Post-Traumatic Epilepsy - healthandsymptoms

Post-Traumatic Epilepsy

post-traumatic epilepsy, epilepsy, seizures

Brain injury and brain damage are results of the destruction of specific brain cells–or neurons. Injuries can occur externally, like through a fall or physical trauma, or from an internal cause. The term traumatic brain injury is when you sustain damage to the brain due to external forces. The leading causes of TBI are sports, physical violence, firearms, automobile accidents, and falls. Severe TBI can result in both mortality and long-term disability.

It isn’t just the initial brain injury that leads to adverse outcomes. TBI is linked to a host of secondary conditions such as paralysis, poor coordination, seizures, post-traumatic epilepsy, hydrocephalus or an accumulation of brain fluid, and behavioral changes.

post-traumatic epilepsy, epilepsy, seizures

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What Qualifies Someone as Having Post-Traumatic Epilepsy?

Typically, when you sustain a TBI, if you are likely to have a seizure, you will do so during the early phases within a week of the injury date. However, seizures can also appear later on. When seizures occur early on, they must be treated immediately to prevent further brain damage. Later seizures are those which occur more than a week after the injury and tend to become recurrent. If they happen more than once, technically, they qualify as “post-traumatic epilepsy.”

Seizures occur when the electrical discharge of the brain is abnormal. The symptoms can be as benign as staring and being unresponsive to severe, such as shaking of the arms, legs, head, and body. They can also affect all of the senses, leading to strange tastes, visual images and hearing odd sounds. Patients can also experience changes in their olfactory senses. There are also cases where the person is incapable of understanding others or responding to them.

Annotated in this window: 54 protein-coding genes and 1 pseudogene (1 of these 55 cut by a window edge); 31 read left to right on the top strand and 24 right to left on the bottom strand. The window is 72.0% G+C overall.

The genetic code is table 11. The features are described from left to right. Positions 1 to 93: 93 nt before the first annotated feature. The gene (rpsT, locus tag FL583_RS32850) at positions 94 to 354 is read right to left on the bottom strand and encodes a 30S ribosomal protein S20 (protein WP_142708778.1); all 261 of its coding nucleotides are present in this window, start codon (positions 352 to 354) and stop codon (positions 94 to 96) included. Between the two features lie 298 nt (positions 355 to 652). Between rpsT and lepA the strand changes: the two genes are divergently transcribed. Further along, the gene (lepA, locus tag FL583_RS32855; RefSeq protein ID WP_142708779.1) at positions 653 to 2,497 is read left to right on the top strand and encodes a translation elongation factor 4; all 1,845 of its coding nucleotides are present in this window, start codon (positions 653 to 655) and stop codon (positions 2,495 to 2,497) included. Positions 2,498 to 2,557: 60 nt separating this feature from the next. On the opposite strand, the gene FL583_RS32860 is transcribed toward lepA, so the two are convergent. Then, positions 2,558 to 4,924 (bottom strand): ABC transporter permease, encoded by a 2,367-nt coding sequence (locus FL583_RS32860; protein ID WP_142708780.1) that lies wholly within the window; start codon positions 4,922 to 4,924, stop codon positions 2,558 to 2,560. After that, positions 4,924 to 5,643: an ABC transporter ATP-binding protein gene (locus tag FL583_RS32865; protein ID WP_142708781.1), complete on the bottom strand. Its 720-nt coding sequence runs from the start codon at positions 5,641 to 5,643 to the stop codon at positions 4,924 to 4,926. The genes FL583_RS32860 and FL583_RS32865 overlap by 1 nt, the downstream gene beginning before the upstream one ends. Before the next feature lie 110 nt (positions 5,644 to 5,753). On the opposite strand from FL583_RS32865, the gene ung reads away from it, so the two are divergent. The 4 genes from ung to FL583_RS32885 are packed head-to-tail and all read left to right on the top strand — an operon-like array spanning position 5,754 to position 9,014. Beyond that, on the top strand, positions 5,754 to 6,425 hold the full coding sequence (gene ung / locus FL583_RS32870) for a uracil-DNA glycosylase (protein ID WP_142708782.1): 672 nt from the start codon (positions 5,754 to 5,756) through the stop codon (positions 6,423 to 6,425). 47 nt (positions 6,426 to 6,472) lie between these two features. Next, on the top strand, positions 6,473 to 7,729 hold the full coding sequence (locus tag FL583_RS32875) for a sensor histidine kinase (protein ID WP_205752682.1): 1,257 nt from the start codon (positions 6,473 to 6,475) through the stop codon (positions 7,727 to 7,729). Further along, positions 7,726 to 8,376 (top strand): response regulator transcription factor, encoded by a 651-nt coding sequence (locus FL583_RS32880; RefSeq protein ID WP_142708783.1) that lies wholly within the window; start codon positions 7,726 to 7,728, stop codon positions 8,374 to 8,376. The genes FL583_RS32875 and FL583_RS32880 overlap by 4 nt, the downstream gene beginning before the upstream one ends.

TBI is the highest risk factor of epilepsy in people of ages 15 to 24. Specifically, post-traumatic epilepsy stems from a localized, or focal, injury. Typically, the temporal and frontal lobes are the ones that sustain damage. The likelihood of developing TBI is relative to the severity of the injury. Risks increase according to occurrences of intracranial hematoma or bleeding in the brain, skull fractures, and if a patient is in a coma for more than a 24 hour period. The best way to diagnose a TBI is through MRI imaging.

How to Prevent Long-Term Post-Traumatic Epilepsy

The best prevention of post-traumatic epilepsy is through the use of anti-seizure medications. Anti-seizure meds can help decrease the frequency of seizures early on, but they may be ineffective in preventing those which occur long after the initial injury.

80% of people who have post-traumatic epilepsy will have seizures within two years after the injury. After five years, the risks decrease substantially, with as many as half of those who have brain injuries going into spontaneous remission and no longer requiring treatment. The only time that a patient with PTE would need to visit a hospital is if the seizures last longer than five minutes or if the treatment is not working. Patients who have PTS, for whom treatment has not been successful, should be EEG monitored and evaluated to find a treatment that works for them.

Featured Image Source: Thinkstock/Keith Brofsky
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